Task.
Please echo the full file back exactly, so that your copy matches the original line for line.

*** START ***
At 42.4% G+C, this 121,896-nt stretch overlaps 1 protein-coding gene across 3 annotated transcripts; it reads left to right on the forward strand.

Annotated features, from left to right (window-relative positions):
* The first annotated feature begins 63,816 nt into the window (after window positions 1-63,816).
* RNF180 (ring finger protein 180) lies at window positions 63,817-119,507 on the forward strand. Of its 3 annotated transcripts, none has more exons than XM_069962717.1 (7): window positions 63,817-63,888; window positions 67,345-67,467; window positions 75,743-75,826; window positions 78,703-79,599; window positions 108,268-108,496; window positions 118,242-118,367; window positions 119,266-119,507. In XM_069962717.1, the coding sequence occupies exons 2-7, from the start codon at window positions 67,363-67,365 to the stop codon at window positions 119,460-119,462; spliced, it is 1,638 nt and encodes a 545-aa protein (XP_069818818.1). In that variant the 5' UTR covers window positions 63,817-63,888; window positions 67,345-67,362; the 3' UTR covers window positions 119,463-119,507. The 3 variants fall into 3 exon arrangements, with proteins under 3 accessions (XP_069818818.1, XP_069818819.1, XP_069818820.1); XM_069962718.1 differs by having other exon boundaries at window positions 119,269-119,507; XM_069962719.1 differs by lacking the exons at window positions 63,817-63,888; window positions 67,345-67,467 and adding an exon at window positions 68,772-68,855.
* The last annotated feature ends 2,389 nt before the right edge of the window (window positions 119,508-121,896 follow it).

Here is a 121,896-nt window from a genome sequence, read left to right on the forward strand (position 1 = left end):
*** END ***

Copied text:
At 42.4% G+C, this 121,896-nt stretch overlaps 1 protein-coding gene across 3 annotated transcripts; it reads left to right on the forward strand.

Annotated features, from left to right (window-relative positions):
* The first annotated feature begins 63,816 nt into the window (after window positions 1-63,816).
* RNF180 (ring finger protein 180) lies at window positions 63,817-119,507 on the forward strand. Of its 3 annotated transcripts, none has more exons than XM_069962717.1 (7): window positions 63,817-63,888; window positions 67,345-67,467; window positions 75,743-75,826; window positions 78,703-79,599; window positions 108,268-108,496; window positions 118,242-118,367; window positions 119,266-119,507. In XM_069962717.1, the coding sequence occupies exons 2-7, from the start codon at window positions 67,363-67,365 to the stop codon at window positions 119,460-119,462; spliced, it is 1,638 nt and encodes a 545-aa protein (XP_069818818.1). In that variant the 5' UTR covers window positions 63,817-63,888; window positions 67,345-67,362; the 3' UTR covers window positions 119,463-119,507. The 3 variants fall into 3 exon arrangements, with proteins under 3 accessions (XP_069818818.1, XP_069818819.1, XP_069818820.1); XM_069962718.1 differs by having other exon boundaries at window positions 119,269-119,507; XM_069962719.1 differs by lacking the exons at window positions 63,817-63,888; window positions 67,345-67,467 and adding an exon at window positions 68,772-68,855.
* The last annotated feature ends 2,389 nt before the right edge of the window (window positions 119,508-121,896 follow it).

Here is a 121,896-nt window from a genome sequence, read left to right on the forward strand (position 1 = left end):